WORLD equity markets slid and safe-haven U.S. Treasury debt rose on Tuesday as a looming battle in Washington over the government's borrowing limit and a recovery in the yen eased demand for riskier assets.
A warning Federal Reserve Chairman Ben Bernanke on the economic effects of any failure to agree to a higher ceiling, a Treasury prediction the limit could be hit by mid-February and President Barack Obama's tough negotiating stance hit equity markets, which have gained since the New Year.
A contraction in manufacturing in New York state for a sixth straight month in January also weighed on stocks.
The contraction in the New York Fed's "Empire State" general business conditions index came as a surprise, with economists polled by Reuters expecting a flat reading.
"There's a little bit of a risk off trade," said Thomas Graff, fixed-income portfolio manager at Brown Advisory in Baltimore. "It looks like stocks reacting negatively to the wrangling over the U.S. debt ceiling, so Treasuries are higher."
The likelihood of the United States not raising the debt ceiling and declaring default is "very low," Graff said.
The Dow Jones industrial average was down 27.13 points, or 0.20pc, at 13,480.19. The Standard & Poor's 500 Index was down 4.29 points, or 0.29pc, at 1,466.39. The Nasdaq Composite Index was down 20.91 points, or 0.67pc, at 3,096.60.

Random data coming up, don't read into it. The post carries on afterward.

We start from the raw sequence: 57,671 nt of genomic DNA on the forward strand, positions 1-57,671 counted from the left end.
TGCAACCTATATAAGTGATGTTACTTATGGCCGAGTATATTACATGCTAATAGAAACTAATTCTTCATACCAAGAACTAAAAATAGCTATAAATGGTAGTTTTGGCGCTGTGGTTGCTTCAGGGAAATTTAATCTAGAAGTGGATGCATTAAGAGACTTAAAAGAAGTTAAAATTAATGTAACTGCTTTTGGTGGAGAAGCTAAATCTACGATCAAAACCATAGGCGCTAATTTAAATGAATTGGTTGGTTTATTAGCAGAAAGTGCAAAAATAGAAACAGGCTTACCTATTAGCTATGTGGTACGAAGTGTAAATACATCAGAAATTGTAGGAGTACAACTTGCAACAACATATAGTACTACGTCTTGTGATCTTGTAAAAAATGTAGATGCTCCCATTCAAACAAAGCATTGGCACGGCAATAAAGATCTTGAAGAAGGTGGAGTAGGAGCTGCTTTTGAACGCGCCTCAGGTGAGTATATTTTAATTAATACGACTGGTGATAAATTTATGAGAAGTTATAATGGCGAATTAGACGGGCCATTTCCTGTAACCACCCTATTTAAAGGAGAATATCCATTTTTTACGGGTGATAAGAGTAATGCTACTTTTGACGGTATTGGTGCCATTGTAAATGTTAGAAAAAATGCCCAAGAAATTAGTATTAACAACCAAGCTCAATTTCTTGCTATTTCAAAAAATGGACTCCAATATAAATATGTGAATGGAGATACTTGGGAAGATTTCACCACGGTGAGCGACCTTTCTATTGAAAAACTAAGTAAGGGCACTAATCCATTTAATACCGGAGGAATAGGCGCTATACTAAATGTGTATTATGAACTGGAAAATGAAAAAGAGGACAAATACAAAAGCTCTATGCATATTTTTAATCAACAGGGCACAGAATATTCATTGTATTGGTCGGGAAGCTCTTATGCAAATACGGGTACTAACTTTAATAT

The MSCI world equity index slipped to 349.26, still near an 18-month high, while Europe's FTSE Eurofirst 300 index of top shares fell 0.3pc in choppy trade to 1,156.59.
World share markets and corporate bonds have risen sharply this year on a widely held view that the Fed's supportive monetary policies will boost the U.S. economic recovery while keeping returns on safe-haven assets such as Treasuries low.
The benchmark 10-year U.S. Treasury note was up 8/32 in price to yield 1.8184pc.
The yen gained against the dollar, rebounding from four straight days of losses that pushed it to a 2-1/2 year low, as a warning from a Japanese minister about the disadvantages of excessive yen weakness prompted investors to shed bearish bets.
The dollar was down 0.78 percent at 88.76 against the yen. The euro was down 0.36pct at $1.3334.
Brent crude oil fell 62 cents to $111.26, while U.S. light sweet crude oil fell 34 cents to $93.80 per barrel.